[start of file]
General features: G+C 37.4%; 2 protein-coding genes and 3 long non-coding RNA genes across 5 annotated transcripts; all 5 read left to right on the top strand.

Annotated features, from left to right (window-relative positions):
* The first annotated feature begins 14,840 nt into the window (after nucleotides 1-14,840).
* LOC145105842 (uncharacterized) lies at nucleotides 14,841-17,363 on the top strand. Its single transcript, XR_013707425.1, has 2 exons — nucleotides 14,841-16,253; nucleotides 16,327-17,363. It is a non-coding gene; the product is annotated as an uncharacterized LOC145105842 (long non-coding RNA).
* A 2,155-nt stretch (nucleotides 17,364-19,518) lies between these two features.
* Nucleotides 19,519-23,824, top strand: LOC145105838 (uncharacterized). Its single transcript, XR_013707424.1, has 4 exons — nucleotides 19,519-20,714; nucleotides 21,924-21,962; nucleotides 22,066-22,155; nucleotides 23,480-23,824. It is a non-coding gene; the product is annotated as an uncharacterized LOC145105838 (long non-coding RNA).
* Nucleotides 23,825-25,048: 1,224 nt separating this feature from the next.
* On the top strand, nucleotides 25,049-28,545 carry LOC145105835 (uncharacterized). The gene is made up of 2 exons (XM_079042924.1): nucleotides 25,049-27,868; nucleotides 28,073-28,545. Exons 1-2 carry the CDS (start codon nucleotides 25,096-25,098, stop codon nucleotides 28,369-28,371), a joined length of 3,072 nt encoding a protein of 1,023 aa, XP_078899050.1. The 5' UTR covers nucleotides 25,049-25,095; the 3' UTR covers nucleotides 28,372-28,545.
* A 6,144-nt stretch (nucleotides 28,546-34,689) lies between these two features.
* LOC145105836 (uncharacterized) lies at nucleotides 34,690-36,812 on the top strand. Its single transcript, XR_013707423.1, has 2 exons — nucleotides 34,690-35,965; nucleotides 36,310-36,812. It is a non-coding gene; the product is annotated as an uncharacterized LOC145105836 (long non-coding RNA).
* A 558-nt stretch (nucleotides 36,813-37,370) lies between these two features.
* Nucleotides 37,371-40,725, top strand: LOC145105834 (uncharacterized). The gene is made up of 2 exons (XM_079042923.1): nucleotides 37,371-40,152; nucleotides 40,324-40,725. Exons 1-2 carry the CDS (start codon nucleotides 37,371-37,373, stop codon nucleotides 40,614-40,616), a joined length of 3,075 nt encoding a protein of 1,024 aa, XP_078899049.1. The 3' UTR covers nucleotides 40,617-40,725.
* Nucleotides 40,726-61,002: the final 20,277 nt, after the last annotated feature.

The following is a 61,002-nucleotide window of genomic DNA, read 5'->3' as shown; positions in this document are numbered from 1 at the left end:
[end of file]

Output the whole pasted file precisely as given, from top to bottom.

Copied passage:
General features: G+C 37.4%; 2 protein-coding genes and 3 long non-coding RNA genes across 5 annotated transcripts; all 5 read left to right on the top strand.

Annotated features, from left to right (window-relative positions):
* The first annotated feature begins 14,840 nt into the window (after nucleotides 1-14,840).
* LOC145105842 (uncharacterized) lies at nucleotides 14,841-17,363 on the top strand. Its single transcript, XR_013707425.1, has 2 exons — nucleotides 14,841-16,253; nucleotides 16,327-17,363. It is a non-coding gene; the product is annotated as an uncharacterized LOC145105842 (long non-coding RNA).
* A 2,155-nt stretch (nucleotides 17,364-19,518) lies between these two features.
* Nucleotides 19,519-23,824, top strand: LOC145105838 (uncharacterized). Its single transcript, XR_013707424.1, has 4 exons — nucleotides 19,519-20,714; nucleotides 21,924-21,962; nucleotides 22,066-22,155; nucleotides 23,480-23,824. It is a non-coding gene; the product is annotated as an uncharacterized LOC145105838 (long non-coding RNA).
* Nucleotides 23,825-25,048: 1,224 nt separating this feature from the next.
* On the top strand, nucleotides 25,049-28,545 carry LOC145105835 (uncharacterized). The gene is made up of 2 exons (XM_079042924.1): nucleotides 25,049-27,868; nucleotides 28,073-28,545. Exons 1-2 carry the CDS (start codon nucleotides 25,096-25,098, stop codon nucleotides 28,369-28,371), a joined length of 3,072 nt encoding a protein of 1,023 aa, XP_078899050.1. The 5' UTR covers nucleotides 25,049-25,095; the 3' UTR covers nucleotides 28,372-28,545.
* A 6,144-nt stretch (nucleotides 28,546-34,689) lies between these two features.
* LOC145105836 (uncharacterized) lies at nucleotides 34,690-36,812 on the top strand. Its single transcript, XR_013707423.1, has 2 exons — nucleotides 34,690-35,965; nucleotides 36,310-36,812. It is a non-coding gene; the product is annotated as an uncharacterized LOC145105836 (long non-coding RNA).
* A 558-nt stretch (nucleotides 36,813-37,370) lies between these two features.
* Nucleotides 37,371-40,725, top strand: LOC145105834 (uncharacterized). The gene is made up of 2 exons (XM_079042923.1): nucleotides 37,371-40,152; nucleotides 40,324-40,725. Exons 1-2 carry the CDS (start codon nucleotides 37,371-37,373, stop codon nucleotides 40,614-40,616), a joined length of 3,075 nt encoding a protein of 1,024 aa, XP_078899049.1. The 3' UTR covers nucleotides 40,617-40,725.
* Nucleotides 40,726-61,002: the final 20,277 nt, after the last annotated feature.

The following is a 61,002-nucleotide window of genomic DNA, read 5'->3' as shown; positions in this document are numbered from 1 at the left end: